The Conservative Party conference: a report, part V

[Posted 2:19 PM by David Pryce-Jones]

The Conservative Party marathon to choose a new leader lasted for seven months, but it has finally come to an end, and David Cameron has won. He obtained 68 percent of the vote, where his rival David Davis had 32 percent � a huge margin, then, of two to one.

The two candidates were in strong contrast. Cameron is only 39, some twenty years or so younger than Davis, and he has been in Parliament for less than five years as opposed to Davis�s eighteen. He does his best to laugh away an education at Eton and Oxford, and the press has discovered with glee that somewhere and somehow a child of King Charles II and the royal mistress Nell Gwynne adorns his family tree. David Davis, meanwhile, did his best to emphasise that his was a one-parent family living on a tough council estate. So novelty, easy manner, youthfulness, has triumphed over experience, and what could be sensed in Davis as inflexibility of character. This is a measure of the Party�s wish to throw out the Blair government. The hope is to succeed by turning the page, by skipping a generation in favour of someone new, altogether taking a risk.

David Cameron has gathered around him the brightest of young Tory members of Parliament, men like George Osborne, Ed Vaizey and Michael Gove. The talk is all of modernisation, and it often veers into comfortable softness about a �modern compassionate party,� and �the need to change in order to win.� A smiling Cameron insists that there is �something in the air,� by which he means that he and his Party can at last appeal to the country. In his acceptance speech, he spoke about �two simple principles� guiding him, namely, �trusting people and sharing responsibility.� On big issues such as patriotism, independence and the relationship with the European Union, even the Iraqi campaign, he has been guarded to the point of evasion.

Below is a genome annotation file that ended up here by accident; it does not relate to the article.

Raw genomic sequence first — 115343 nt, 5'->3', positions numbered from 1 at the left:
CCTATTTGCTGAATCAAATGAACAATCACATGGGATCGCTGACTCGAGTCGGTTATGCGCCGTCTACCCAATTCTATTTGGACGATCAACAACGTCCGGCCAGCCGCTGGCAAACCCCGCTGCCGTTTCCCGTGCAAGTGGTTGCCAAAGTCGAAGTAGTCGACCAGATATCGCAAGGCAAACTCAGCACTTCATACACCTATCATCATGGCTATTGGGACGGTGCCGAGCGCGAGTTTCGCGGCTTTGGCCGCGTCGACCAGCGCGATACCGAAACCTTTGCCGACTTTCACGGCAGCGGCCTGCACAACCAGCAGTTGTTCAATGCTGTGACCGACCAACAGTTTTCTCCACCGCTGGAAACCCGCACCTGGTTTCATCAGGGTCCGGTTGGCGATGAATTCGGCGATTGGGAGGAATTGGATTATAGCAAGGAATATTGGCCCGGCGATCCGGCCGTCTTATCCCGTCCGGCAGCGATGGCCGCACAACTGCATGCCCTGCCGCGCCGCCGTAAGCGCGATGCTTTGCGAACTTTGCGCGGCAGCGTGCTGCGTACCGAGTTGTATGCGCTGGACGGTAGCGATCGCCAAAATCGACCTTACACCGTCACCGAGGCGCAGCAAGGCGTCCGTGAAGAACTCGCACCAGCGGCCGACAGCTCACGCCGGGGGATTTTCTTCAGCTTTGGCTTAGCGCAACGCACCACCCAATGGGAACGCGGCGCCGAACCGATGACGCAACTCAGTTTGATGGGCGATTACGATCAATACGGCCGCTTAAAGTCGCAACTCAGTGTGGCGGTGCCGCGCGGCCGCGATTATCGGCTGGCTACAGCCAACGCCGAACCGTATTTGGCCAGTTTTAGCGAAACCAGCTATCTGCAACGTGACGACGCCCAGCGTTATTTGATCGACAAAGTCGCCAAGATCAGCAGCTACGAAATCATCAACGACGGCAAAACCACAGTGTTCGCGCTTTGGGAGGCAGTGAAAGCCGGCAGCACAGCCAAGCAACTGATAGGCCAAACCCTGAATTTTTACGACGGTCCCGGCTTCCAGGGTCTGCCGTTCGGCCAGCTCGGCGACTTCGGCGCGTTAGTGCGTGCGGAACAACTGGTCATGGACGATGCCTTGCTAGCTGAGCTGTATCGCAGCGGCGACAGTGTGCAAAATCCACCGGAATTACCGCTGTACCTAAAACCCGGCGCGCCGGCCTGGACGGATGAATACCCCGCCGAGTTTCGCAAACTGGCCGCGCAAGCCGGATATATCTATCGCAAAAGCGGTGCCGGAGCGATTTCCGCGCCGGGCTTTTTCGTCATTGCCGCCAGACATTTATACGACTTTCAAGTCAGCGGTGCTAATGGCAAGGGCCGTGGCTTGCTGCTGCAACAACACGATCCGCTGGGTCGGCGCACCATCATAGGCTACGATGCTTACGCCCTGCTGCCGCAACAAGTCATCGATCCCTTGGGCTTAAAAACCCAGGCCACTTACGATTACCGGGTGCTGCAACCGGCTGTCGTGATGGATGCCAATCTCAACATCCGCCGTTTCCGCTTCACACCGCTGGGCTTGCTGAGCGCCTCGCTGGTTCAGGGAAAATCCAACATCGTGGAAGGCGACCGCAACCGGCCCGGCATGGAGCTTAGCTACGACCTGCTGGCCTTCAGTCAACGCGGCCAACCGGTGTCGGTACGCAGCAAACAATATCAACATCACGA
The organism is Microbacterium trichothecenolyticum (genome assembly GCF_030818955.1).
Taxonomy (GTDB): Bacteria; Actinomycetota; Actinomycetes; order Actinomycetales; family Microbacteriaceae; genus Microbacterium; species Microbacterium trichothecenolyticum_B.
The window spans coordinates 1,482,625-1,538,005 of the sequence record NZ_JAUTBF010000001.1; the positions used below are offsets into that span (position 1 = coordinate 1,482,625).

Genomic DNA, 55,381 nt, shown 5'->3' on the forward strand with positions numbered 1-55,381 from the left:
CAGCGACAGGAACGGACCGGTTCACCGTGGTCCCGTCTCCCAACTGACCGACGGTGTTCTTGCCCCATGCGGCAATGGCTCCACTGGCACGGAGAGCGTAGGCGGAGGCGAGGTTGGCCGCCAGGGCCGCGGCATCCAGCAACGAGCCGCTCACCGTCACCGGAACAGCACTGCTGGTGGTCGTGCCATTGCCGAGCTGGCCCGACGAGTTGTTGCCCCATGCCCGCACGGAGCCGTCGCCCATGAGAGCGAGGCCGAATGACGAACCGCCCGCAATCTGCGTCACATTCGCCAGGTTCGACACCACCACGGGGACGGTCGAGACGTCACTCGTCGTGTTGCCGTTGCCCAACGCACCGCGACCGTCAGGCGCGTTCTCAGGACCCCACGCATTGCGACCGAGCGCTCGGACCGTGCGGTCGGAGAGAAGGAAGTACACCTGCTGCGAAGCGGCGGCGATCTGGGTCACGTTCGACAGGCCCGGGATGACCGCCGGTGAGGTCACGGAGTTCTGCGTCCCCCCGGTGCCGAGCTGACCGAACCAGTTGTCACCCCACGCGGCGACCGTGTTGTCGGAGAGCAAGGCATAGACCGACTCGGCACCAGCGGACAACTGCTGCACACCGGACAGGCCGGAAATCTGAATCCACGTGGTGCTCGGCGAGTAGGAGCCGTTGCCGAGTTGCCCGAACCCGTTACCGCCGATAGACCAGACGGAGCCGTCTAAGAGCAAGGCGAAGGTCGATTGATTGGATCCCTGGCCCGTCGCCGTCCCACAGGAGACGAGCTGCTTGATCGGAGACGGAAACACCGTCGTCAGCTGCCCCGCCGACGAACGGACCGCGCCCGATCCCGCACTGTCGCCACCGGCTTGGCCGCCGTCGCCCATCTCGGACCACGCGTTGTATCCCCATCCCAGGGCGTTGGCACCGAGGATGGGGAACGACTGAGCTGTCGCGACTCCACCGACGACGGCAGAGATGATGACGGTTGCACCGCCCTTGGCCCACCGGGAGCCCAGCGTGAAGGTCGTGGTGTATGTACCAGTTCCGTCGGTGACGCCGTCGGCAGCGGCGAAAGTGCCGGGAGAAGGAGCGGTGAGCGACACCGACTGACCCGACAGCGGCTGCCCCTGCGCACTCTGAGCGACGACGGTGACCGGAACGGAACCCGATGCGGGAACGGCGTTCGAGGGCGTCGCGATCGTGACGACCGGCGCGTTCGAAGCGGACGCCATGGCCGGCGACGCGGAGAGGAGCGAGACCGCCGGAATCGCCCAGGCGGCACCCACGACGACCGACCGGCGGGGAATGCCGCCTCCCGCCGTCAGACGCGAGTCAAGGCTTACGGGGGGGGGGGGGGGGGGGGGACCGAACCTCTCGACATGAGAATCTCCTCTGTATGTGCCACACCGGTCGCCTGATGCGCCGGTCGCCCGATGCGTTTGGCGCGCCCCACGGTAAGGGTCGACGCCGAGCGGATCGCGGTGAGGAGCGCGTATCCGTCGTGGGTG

Granted the absence of the language and political appeal of all previous Conservative leaders, Cameron is naturally being compared to Blair. Private Eye, the satirical magazine, has a cover with parallel photographs of them both under the caption, �World�s First Face Transplant �A Success.�� And just as Blair is supposed to have swept away the bad old Labour Party, so the prospect is that Cameron will sweep away the unregenerate and ageing Tories, those unable or unwilling to adjust to contemporary Britain, still preferring to have back the country they once had.

In one of the moments that indeed endear him to the electorate, Cameron confessed that the task before him is a �nightmare.� One outcome might be to dispel the old party but recruit nobody in its place. Another might be to rejuvenate the party only to find that it is a pointless Blairite clone. Cameron is the fifth leader of the party since 1997, and it falls to him to define what Conservatism is in Britain in this day and age. And it is almost certainly the last chance to do so.